Changes in the wintertime hydroclimatic regime in St. John River, Maine, USAopen access
- Kim, Jong-Suk; Jain, Shaleen; Lee, Taesam
- Issue Date
- IWA PUBLISHING
- episodic warming; hydroclimate variability; teleconnection patterns; weather-climate linkage
- JOURNAL OF WATER AND CLIMATE CHANGE, v.12, no.5, pp.2082 - 2092
- Journal Title
- JOURNAL OF WATER AND CLIMATE CHANGE
- Start Page
- End Page
- Changes in the flow regime in snowmelt- and ice-dominated rivers have important implications for navigation, flood hazard, recreation, and ecosystems. We investigated recent changes in the high flows of the St. John River basin in Maine, USA, with a view to quantify changes in high-flow characteristics, as well as extreme event estimates. The results analyzed herein demonstrate shifts in springtime streamflow as well as in emergent wintertime (January-February) streamflow over the past four decades. A Poisson-based regression approach was applied to develop a model for the diagnosis of weather-climate linkage. The sensitivity of episodic warm weather events to the negative phase of the Tropical-Northern Hemisphere (TNH) atmospheric teleconnection pattern is evident. Although a modest sample size of historical data on the weather-climate linkage imposes a limit in terms of reliability, the approach presented herein shows a modest role of the TNH pattern, in response to the warm phase of El Nino/Southern Oscillation, as one of the factors that contribute to hydroclimate variability in the St. John River basin. This diagnostic study sought to investigate the changes in the wintertime streamflow regime and the relative linkages with short-term concurrent weather events, as well as large-scale climatic linkages. This improved an understanding of hydrological extremes within a climatological context and offers new knowledge to inform water resources planning and decision-making.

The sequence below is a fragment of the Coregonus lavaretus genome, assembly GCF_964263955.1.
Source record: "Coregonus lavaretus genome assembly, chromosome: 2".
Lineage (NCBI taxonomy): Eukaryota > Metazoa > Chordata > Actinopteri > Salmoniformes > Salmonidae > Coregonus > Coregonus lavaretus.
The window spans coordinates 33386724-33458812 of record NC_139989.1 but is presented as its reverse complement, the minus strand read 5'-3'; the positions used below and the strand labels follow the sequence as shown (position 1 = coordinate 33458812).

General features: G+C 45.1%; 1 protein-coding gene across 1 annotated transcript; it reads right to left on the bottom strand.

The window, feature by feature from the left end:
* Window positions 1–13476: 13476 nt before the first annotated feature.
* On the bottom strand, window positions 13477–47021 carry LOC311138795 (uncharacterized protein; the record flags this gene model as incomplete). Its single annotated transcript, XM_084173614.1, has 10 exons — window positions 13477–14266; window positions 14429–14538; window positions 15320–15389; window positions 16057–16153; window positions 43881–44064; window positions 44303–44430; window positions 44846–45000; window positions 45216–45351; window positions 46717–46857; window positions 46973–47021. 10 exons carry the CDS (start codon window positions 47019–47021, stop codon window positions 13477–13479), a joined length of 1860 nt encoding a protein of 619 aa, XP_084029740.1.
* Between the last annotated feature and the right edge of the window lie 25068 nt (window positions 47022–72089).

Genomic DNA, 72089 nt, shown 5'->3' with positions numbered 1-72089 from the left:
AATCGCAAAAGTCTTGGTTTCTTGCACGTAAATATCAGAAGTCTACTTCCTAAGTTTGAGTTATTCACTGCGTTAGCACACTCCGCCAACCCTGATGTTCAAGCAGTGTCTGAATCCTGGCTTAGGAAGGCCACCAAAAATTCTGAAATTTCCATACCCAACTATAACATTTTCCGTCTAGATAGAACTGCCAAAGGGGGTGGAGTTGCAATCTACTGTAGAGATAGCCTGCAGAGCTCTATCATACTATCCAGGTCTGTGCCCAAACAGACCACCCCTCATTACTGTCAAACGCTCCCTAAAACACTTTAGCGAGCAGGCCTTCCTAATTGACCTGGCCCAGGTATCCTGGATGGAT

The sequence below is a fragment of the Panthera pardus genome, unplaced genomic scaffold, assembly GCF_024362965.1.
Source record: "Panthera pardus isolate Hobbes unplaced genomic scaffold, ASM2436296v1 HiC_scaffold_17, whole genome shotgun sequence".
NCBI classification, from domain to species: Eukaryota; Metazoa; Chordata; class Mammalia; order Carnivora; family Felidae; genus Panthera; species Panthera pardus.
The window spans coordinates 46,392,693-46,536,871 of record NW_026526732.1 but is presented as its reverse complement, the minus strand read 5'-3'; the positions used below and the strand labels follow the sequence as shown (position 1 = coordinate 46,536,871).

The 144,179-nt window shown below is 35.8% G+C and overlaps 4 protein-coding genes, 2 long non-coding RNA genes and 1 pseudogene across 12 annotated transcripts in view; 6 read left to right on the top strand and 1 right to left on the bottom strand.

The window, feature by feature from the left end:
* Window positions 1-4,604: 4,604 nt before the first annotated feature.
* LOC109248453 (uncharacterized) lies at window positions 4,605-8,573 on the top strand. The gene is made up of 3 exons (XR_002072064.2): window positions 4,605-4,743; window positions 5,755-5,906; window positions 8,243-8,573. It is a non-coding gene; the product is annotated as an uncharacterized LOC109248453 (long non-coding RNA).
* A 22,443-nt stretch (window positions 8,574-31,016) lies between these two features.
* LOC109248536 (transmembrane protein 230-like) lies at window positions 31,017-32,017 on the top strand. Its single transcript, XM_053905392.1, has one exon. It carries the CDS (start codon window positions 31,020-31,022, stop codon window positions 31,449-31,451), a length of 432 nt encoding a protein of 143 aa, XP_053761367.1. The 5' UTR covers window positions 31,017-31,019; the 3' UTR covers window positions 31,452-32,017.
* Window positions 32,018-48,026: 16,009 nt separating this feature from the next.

- Files in This Item
- There are no files associated with this item.
- Appears in
- 공과대학 > Department of Civil Engineering > Journal Articles
Items in ScholarWorks are protected by copyright, with all rights reserved, unless otherwise indicated.